Where Are Nissan Vehicles Made?

by Rob Wagner
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Nissan Motor company

The Japan-based Nissan Motor Company manufactures Nissan cars and trucks in 17 countries. It's a multinational company that sought as early as the 1950s to expand its operations beyond Japan. In 1966, it took a leap forward in expansion by acquiring the Japanese Prince Motors, which produced the popular Skyline cars, and continued with that model as the GT-R to extend its reach in sports car marketing.


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The company was known worldwide as Nissan, except in the United States until 1979, when it was Datsun, literally meaning "son" of DAT, an acronym for the company's early partners, Kenjiro Den, Rokuro Aoyama and Meitaro Takeuchi.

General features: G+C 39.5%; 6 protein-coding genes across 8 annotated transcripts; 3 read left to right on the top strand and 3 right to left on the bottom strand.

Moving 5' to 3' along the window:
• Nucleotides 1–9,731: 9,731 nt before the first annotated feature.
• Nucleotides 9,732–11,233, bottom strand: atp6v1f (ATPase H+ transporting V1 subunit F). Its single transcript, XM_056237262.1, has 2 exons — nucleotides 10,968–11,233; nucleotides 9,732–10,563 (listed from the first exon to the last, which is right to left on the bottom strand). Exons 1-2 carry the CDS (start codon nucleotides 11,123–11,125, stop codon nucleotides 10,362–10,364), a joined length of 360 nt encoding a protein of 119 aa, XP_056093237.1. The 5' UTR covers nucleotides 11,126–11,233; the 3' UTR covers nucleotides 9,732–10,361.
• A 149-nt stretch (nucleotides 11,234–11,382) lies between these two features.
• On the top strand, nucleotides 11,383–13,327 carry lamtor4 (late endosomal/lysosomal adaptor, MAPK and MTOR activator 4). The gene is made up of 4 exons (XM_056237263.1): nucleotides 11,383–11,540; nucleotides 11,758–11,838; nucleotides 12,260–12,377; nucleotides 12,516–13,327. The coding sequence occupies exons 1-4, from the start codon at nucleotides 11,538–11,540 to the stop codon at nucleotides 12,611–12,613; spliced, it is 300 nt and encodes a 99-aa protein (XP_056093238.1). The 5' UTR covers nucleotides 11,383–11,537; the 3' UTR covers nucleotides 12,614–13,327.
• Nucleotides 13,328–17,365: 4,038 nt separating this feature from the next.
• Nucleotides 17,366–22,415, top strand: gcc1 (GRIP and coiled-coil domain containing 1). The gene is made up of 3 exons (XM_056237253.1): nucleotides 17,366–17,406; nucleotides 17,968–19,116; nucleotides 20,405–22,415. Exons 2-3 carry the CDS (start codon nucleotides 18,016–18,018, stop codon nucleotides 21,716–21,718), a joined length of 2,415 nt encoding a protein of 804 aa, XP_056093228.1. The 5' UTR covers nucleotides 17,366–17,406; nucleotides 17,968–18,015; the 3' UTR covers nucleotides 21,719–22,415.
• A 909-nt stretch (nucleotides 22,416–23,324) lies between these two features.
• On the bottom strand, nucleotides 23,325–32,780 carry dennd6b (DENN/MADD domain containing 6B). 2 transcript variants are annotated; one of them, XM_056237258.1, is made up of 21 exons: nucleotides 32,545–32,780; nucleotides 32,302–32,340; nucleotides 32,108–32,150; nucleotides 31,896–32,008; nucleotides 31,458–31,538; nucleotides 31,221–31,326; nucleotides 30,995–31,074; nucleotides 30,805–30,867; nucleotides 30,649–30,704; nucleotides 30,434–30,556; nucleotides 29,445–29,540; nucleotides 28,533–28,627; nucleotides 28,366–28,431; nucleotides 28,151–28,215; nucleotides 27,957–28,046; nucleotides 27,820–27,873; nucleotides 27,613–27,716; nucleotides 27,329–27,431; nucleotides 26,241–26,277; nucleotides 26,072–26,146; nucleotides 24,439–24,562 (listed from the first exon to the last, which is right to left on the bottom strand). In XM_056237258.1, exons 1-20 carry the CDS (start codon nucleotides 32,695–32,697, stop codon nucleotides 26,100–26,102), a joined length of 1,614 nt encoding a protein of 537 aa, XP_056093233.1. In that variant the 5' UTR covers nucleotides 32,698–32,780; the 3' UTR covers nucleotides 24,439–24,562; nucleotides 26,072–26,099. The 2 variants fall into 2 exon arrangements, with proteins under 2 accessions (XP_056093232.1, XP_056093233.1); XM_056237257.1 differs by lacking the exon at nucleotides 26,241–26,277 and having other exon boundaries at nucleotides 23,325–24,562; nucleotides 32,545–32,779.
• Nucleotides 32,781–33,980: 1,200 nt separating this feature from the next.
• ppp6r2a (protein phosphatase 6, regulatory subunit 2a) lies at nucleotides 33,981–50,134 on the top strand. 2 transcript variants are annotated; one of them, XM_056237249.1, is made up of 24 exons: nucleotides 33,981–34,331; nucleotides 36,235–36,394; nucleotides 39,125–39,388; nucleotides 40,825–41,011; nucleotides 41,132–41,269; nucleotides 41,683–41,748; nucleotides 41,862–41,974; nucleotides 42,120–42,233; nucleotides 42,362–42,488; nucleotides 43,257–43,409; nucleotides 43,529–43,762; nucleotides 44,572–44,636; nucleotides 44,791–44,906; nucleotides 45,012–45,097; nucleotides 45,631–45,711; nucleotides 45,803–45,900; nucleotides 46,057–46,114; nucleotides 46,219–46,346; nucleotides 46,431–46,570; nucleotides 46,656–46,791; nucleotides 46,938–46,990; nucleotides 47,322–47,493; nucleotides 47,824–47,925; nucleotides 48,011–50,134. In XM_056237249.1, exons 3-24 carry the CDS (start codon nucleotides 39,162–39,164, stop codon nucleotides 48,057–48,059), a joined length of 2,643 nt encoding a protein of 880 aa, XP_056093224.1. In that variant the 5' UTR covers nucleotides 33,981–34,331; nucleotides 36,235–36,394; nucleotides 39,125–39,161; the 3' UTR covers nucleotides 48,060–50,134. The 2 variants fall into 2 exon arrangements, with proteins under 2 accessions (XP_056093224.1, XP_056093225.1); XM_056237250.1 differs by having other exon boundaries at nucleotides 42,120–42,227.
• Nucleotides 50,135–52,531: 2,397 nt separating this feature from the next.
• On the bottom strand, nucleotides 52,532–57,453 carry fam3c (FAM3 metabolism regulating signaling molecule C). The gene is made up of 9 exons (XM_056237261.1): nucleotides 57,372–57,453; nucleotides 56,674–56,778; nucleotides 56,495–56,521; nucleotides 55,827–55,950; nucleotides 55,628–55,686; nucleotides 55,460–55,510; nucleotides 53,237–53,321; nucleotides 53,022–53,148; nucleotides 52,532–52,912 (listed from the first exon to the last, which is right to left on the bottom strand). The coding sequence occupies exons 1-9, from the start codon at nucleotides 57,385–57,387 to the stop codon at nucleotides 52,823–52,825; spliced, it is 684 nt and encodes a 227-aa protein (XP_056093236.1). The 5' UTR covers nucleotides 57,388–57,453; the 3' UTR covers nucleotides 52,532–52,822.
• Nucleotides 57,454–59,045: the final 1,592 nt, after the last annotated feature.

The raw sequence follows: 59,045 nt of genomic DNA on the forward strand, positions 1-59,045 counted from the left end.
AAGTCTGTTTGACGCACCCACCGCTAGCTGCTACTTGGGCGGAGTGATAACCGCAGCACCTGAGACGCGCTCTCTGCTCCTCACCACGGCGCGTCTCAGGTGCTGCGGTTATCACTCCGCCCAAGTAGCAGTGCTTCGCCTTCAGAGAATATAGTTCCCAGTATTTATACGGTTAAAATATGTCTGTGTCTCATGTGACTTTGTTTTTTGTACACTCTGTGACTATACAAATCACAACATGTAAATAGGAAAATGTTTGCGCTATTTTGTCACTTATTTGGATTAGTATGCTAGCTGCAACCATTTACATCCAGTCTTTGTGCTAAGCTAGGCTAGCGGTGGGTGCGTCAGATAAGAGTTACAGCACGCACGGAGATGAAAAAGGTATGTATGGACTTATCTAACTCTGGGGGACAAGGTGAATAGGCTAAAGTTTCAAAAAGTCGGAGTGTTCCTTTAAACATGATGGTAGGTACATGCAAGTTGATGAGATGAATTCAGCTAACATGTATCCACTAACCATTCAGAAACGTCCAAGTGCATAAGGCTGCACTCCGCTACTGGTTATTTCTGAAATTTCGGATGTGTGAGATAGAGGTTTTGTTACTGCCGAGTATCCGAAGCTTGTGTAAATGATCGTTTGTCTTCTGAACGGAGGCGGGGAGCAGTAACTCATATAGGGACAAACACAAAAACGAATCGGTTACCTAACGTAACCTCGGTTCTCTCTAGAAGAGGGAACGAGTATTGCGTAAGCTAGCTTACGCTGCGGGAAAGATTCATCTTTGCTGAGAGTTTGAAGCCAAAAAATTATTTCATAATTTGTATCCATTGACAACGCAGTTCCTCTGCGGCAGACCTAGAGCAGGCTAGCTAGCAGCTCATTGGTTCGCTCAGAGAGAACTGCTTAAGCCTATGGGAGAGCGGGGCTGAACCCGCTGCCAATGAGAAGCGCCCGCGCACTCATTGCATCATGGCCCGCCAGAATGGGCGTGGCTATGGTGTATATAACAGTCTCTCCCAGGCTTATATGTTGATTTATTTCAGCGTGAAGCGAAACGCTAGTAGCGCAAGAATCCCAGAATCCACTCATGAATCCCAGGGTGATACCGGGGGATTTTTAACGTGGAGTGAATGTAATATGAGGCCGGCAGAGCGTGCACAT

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As part of its multinational expansion goals, Nissan forged an agreement with British-made Austin in 1952 to assemble and sell Austin cars in Japan.

Tennessee Plant

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By the early 1980s, Nissan opened an assembly plant in Smyrna, Tenn., to build the Nissan Pathfinder, Hardbody and 720 models, with additional plants added in Decherd, Tenn., and Canton, Miss.

Ford Partnership

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Nissan and the Ford Motor Company formed a partnership to produce the identical Mercury Villager and Nissan Quest minivans in the United States from 1993 to 2002.

Renault Connection

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In 1999, the France-based Renault S.A. acquired a 44.4 percent stake in Nissan Motors stock and 22.5 percent in Nissan Diesel.

Global Reach

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Nissan has 13 plants and research centers in Japan alone with operations also in India, Brazil, the Philippines, Pakistan, Mexico, Egypt, Malaysia, Iran, Indonesia, South Africa, the U.S., Russia, United Kingdom, Thailand, Taiwan and Spain.

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